Tour de France: Kristoff storms to Stage 15 win; Nibali leads


NIMES, France — Almost at the line, Jack Bauer and Martin Elmiger were exhausted but could see it coming — their first Tour de France stage victory. Those last 50 or so yards, however, got in the way.

A bunch of sprinters leading the pack came speeding like a runaway train and plowed past the huffing breakaway duo in the final milliseconds. Stage 15 belonged to Norwegian speedster Alexander Kristoff, his second stage victory in this Tour.

The 138-mile stage went smoothly for overall leader Vincenzo Nibali of Italy. He made sure his main rivals couldn’t claw back any time, and he kept his yellow jersey by finishing in the trailing pack.

After two days in the Alps, Sunday’s stage offered some relief over a flat course from Tallard, southeast France’s parachuting capital, toward Nimes, known for its Roman arena and bullfighting. More relief comes Monday — a second rest day.

This ride showed yet again on the Tour how mighty efforts so often go unrewarded.

Bauer is a New Zealander who had a better shot of holding off the sprinters than Swiss champion Elmiger. Bauer dropped his bike after the finish line, sat on the ground and cupped his face in his hands, crying. They had led nearly from the starter’s gun.

“It’s a fantasy for any cyclist to win a stage at the Tour and especially for a Kiwi cyclist, not many of us turn professional and not many of us get a chance to start the Tour de France,” Bauer said.

The 29-year-old rider came to the Tour to help Garmin-Sharp leader Andrew Talansky, who dropped out before Stage 12 because of injuries from an earlier crash.

The pack perfectly timed its move on the breakaway duo and proved too strong. Bauer was pedaling with his last remaining strength, and when he looked back a last time they were already zooming by. He finished in 10th place, with Elmiger 16th.

“I really gave it absolutely everything, and as you can see from my meltdown at the finish I was pretty disappointed to come away empty-handed,” Bauer added, noting he’s usually a support rider. “I thought I had it, but then I realized in the last 50 meters that I had nothing.”

The Swiss rider with IAM Cycling took it more in stride. This, after all, wasn’t the first breakaway to fail in this Tour.

“I am not disappointed because I actually did not have the best legs today,” Elmiger said. “Being caught by the pack is not so bad when you are convinced you have given everything. As I have already said three times this Tour after breaks have failed, one of these days the wheels will turn in my favor.”

Kristoff, a Katusha rider who also won Stage 12, sighed in relief.

“It was a little bit late for comfort. It was very close,” he said. “I thought I would be second. … We turned on the gas.”

“Of course, that’s a pity for them, but I don’t feel sorry for them,” he said. “Normally, the break should never have had a chance, but they did. They were really strong guys. … That must have been really hard.”

With about 12 miles (20 kilometers) left, rain briefly doused the riders, though skies brightened by the end. A series of roundabouts and leg fatigue among the sprinters after the Alpine stages gave an advantage to the breakaway pair until the final seconds.

Nibali kept his main rivals for the Tour title at bay. He leads Spain’s Alejandro Valverde by 4:37 while Romain Bardet of France is third, 4:50 behind. American Tejay van Garderen is fifth, 5:49 back.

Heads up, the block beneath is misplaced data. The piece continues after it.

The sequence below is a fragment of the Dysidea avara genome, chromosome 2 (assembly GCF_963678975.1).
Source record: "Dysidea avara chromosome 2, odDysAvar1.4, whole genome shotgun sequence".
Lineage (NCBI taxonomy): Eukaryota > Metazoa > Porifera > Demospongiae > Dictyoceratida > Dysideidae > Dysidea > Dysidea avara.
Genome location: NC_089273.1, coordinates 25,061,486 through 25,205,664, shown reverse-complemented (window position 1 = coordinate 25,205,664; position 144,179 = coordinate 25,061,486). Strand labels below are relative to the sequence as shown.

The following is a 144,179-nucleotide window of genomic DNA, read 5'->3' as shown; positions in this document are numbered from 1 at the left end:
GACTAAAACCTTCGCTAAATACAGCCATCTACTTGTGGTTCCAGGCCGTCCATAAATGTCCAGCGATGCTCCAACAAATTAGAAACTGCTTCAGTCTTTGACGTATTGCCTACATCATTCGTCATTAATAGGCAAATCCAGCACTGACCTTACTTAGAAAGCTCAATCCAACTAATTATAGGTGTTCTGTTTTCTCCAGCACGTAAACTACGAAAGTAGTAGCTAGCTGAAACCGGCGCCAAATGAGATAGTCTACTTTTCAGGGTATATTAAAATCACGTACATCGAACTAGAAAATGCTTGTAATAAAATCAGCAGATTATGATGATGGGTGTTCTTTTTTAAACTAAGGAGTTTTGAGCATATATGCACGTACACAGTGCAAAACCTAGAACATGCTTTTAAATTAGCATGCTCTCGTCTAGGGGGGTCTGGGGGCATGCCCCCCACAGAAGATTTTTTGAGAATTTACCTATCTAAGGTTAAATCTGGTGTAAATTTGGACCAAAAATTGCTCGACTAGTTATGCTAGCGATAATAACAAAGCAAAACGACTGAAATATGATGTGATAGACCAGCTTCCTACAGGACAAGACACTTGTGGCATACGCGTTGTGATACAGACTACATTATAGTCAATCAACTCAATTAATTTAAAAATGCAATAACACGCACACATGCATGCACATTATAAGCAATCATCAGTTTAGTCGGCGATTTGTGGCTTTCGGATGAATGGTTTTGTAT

Nibali, the leader of Kazakh team Astana, is in good shape to take the yellow jersey when the three-week race ends next Sunday in Paris. Some of his closest rivals have already said the race is now for second place.

The Italian has shown savvy — gaining time on cobblestone patches in Stage 2 — and nearly insurmountable dominance on high climbs. He won Stage 13’s entree into the Alps and was second a day later, also in the snow-capped mountains.

On Sunday, Nibali showed he wasn’t leaving any chances to his rivals. With about 39 miles (65 kilometers) left, he sped out of the pack and briefly took the lead.

“At that moment, there was a lot of side wind,” he said. “I really didn’t want to miss the good opportunity and try to move up into position … because when there’s wind, you have to be at the front.”

More grueling climbs loom in the Pyrenees this week before the only individual time trial of this Tour on Saturday.

Tour de France

NIMES, France — A brief look at the 15th stage:

Stage: A long, flat transition stage that took riders out of the Alps, across the lavender fields of Provence and into the ancient Roman city of Nimes near the Mediterranean coast. Riders began the 138-mile race under sunny skies in Tallard but the stage ended in a stormy downpour.

Winner: Alexander Kristoff of Norway. The 27-year-old Team Katusha sprinter led a rushing pack past the day’s two-man breakaway in the final yards, winning in a time of just under five hours. Australia’s Heinrich Haussler was second and Slovak Peter Sagan was third, in the same time.

Yellow jersey: Vincenzo Nibali finished safely in the pack, leaving his overall lead unchanged at 4:37 over second place Alejandro Valverde of Spain. Frenchman Romain Bardet remains in third place at 4:50.

Quote of the day: "Of course, that’s a pity for them. But I don’t feel sorry for them. Today, normally the break(away) should never have had a chance. But they did. They were really strong guys." — Kristoff, paying tribute to Jack Bauer and Martin Elmiger, the two escapees who spent the entire stage on a breakaway only to be caught in the final meters.

Stat of the day: 0. The number of New Zealanders to win a stage of the Tour de France, much to the chagrin of Garmin-Sharp Kiwi, Jack Bauer.

Next stage: Riders will get a chance to recuperate on Monday, the race’s second and final rest day before the final push through the Pyrenees and on to Paris.

By The Associated Press